April 14, 2014
If you’ve read very many of my previous posts, you’ve probably figured out by now that I have a few things in my life I’m passionate about. My family, of course—which goes without saying—and my writing. But if you look closely, you’ll see that time and time again my blog has something to do with gardening, and I’m baffled as to where this love comes from.
No flowers grew in our yard. My mother planted creeping flocks beside the sidewalk several times, but my dad continuously mowed them down until tiny surrender flags of white clover sprouted in their place. And I never remember my grandmother growing anything—not even much grass in her yard with the giant maple trees that kept the sunlight blocked. I did have a great-grandmother who grew and canned almost everything she ate. Grandma’s tall “mater” cages and pole beans, filled with spider webs and all sorts of creepy crawling and flying insects, lined the path to her outhouse—making both the journey and the destination terrifying for a little girl who badly needed to go potty while visiting.
But, when a garden started calling to me, I wasn’t sure where to start. I had some railroad ties, so I formed them into a square, a modest plot of manageable size that I envisioned bursting with blooms of color that could be picked and arranged into bouquets that would last throughout the summer. I knew nothing about flowers either, so the sack of bulbs that promised the pretty blooms on the front seemed innocent enough. Dinner Plate Dahlias they were called. Easy to grow.
I worked into my soil all the necessary ingredients suggested for the biggest, boldest display. I planted my bulbs and watered … and waited. Soon, sprouts started popping through the soil and then they started thickening into stems. I weeded, not wanting even a tiny morsel of the plant food to be wasted on anything except my beautiful dahlias.
The middle of summer came, and it was time for our two-week vacation to Florida. I checked the weather. Even though it was July, rain was in the forecast so I knew my flowers would be fine. They would even be blooming by the time I got home. I bid them farewell with a kiss and promised to be back before they knew it.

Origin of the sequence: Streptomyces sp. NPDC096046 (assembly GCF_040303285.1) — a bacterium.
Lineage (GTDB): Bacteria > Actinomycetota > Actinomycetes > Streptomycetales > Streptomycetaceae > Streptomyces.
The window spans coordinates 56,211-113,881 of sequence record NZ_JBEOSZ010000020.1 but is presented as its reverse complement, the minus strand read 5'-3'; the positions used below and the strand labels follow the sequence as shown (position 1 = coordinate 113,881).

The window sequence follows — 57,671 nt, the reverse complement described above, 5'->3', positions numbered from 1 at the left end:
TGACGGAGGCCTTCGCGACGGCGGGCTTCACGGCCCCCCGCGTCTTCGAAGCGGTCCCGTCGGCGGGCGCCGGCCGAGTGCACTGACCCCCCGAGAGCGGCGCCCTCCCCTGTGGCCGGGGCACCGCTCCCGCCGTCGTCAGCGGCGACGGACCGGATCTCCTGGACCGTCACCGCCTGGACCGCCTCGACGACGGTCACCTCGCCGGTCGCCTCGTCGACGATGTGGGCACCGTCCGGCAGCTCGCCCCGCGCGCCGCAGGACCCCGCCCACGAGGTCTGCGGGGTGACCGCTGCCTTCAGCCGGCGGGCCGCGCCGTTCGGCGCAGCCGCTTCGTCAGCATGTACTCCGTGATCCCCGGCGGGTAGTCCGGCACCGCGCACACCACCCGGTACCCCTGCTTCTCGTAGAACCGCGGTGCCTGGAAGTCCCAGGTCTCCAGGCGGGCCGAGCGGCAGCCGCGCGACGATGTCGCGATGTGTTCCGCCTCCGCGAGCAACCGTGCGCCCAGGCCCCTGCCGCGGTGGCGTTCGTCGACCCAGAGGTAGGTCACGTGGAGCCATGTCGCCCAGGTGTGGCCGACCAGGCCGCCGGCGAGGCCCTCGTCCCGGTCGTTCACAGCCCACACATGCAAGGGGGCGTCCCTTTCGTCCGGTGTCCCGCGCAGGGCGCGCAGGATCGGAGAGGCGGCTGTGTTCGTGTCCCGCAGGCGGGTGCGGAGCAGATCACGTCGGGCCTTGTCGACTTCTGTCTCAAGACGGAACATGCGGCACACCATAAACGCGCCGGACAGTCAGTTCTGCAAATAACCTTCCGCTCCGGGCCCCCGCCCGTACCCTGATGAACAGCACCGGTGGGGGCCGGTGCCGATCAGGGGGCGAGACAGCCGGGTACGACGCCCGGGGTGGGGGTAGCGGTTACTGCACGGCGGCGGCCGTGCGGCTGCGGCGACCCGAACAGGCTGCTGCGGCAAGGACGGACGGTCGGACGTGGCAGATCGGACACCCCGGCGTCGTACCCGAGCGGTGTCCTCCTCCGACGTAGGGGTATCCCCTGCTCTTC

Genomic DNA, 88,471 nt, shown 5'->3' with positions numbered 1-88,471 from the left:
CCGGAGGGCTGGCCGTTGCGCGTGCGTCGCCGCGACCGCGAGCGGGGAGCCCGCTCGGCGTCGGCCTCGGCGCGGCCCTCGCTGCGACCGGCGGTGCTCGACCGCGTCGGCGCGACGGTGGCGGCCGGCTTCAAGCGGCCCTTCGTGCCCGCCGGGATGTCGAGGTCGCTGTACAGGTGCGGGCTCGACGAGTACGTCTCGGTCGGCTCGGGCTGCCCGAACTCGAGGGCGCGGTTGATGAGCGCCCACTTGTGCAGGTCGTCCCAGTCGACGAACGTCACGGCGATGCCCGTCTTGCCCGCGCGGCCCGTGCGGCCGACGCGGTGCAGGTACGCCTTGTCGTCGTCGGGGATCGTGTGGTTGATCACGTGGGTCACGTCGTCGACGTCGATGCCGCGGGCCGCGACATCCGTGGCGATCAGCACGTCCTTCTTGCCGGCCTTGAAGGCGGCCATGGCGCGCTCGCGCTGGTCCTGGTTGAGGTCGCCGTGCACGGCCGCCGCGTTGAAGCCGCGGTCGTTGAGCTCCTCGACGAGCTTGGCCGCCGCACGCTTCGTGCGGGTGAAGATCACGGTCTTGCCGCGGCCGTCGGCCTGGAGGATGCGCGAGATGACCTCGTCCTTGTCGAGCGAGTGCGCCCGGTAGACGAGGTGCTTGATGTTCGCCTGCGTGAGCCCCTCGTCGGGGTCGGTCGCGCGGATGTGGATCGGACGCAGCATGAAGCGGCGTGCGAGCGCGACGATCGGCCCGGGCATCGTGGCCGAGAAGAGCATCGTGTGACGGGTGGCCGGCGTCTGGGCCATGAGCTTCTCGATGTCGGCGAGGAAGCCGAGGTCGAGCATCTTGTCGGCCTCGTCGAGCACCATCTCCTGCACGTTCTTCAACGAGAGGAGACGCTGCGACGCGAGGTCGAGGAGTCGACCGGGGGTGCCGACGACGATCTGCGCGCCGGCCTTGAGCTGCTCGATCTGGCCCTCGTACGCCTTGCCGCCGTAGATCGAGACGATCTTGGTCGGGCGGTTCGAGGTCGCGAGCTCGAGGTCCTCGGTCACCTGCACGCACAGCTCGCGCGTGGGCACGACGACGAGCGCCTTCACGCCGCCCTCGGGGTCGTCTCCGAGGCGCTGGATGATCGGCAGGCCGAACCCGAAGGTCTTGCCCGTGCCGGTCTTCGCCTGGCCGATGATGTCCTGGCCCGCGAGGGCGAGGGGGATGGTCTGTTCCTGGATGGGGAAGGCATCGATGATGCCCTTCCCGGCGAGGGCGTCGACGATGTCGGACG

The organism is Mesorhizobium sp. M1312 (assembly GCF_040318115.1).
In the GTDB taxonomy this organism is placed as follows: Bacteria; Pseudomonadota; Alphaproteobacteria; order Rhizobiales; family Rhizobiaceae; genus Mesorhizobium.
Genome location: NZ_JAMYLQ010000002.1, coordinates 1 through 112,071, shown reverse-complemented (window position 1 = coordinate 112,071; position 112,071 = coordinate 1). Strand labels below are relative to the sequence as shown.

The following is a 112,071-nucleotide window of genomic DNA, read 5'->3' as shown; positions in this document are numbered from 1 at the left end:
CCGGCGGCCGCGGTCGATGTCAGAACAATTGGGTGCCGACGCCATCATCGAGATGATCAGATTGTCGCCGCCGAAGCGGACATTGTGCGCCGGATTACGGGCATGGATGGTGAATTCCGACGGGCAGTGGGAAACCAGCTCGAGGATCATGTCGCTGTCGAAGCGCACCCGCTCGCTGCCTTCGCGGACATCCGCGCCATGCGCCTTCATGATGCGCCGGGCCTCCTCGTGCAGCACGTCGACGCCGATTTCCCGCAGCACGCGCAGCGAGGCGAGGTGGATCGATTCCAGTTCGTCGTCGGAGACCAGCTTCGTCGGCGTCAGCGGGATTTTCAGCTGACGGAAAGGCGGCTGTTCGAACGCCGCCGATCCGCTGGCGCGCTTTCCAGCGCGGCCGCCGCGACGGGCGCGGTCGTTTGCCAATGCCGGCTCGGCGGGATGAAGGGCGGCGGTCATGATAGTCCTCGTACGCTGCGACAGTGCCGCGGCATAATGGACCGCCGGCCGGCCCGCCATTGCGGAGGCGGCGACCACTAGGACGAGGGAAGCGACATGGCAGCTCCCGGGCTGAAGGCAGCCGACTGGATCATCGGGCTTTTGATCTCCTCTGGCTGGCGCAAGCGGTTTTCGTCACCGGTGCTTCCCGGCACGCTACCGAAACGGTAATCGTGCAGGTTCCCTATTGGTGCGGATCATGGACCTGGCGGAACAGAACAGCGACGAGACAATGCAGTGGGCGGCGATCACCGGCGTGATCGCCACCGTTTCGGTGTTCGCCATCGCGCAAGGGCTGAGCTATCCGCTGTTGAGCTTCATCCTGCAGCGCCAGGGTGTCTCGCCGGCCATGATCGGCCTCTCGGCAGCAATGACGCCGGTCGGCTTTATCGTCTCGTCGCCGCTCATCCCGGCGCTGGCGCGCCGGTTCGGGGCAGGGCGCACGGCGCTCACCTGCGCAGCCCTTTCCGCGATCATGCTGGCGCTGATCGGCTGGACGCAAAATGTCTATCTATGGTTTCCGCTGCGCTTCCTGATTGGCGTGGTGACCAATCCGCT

Now, I can’t really say what happened while we were gone. But I suspect that some maniacal force stole into my garden during my absence.
My garden is on the down slope of a hill, and it can’t be seen from the street in front of the house—only from the back of the driveway. We returned from vacation, and I sat up expectantly as we turned in the drive, waiting for that first breath-taking glimpse of my dahlias, full grown.
The glimpse was indeed breath-taking. In fact, it ripped the air right out of my lungs.
“What the hell?” my husband whispered.
Stalks had appeared where once were stems—giant stalks reminiscent of Grandma Hearon’s “maters” or something out of Alice’s wonderland (which, incidentally always terrified me as a child, also). These stalks were twisted into a hideous mass, and atop the twisted mass were gigantic flower heads, horrifically huge—over a foot across—with petals that resembled layer upon layer of fangs.
“Stop!” I screamed as the kids piled out of the car, unaware of the danger. Now I understood the name. Dinner Plate Dahlias, indeed—large enough to serve up a child or a small adult—for the monster who lived in the outhouse … or on the banks of the creek as is the case with our house that has convenient indoor plumbing.
I shooed the family inside and, armed with my hedge clippers, I faced the beast alone, cutting and chopping until I was sweaty and covered with colored fangs. Oh, those flower heads bobbed and swiped at me, trying to get a piece, but on I fought—valiantly.
My children would never have to face the terrifying plant life that shadowed my dreams.
Yes, I prevailed.
And now I always check the possible height of anything I plant in my garden, where I’m the queen.
Nothing grows taller than me or it’s “Off with their heads!”
How about you? have you ever grown anything that turned out to be not what you expected?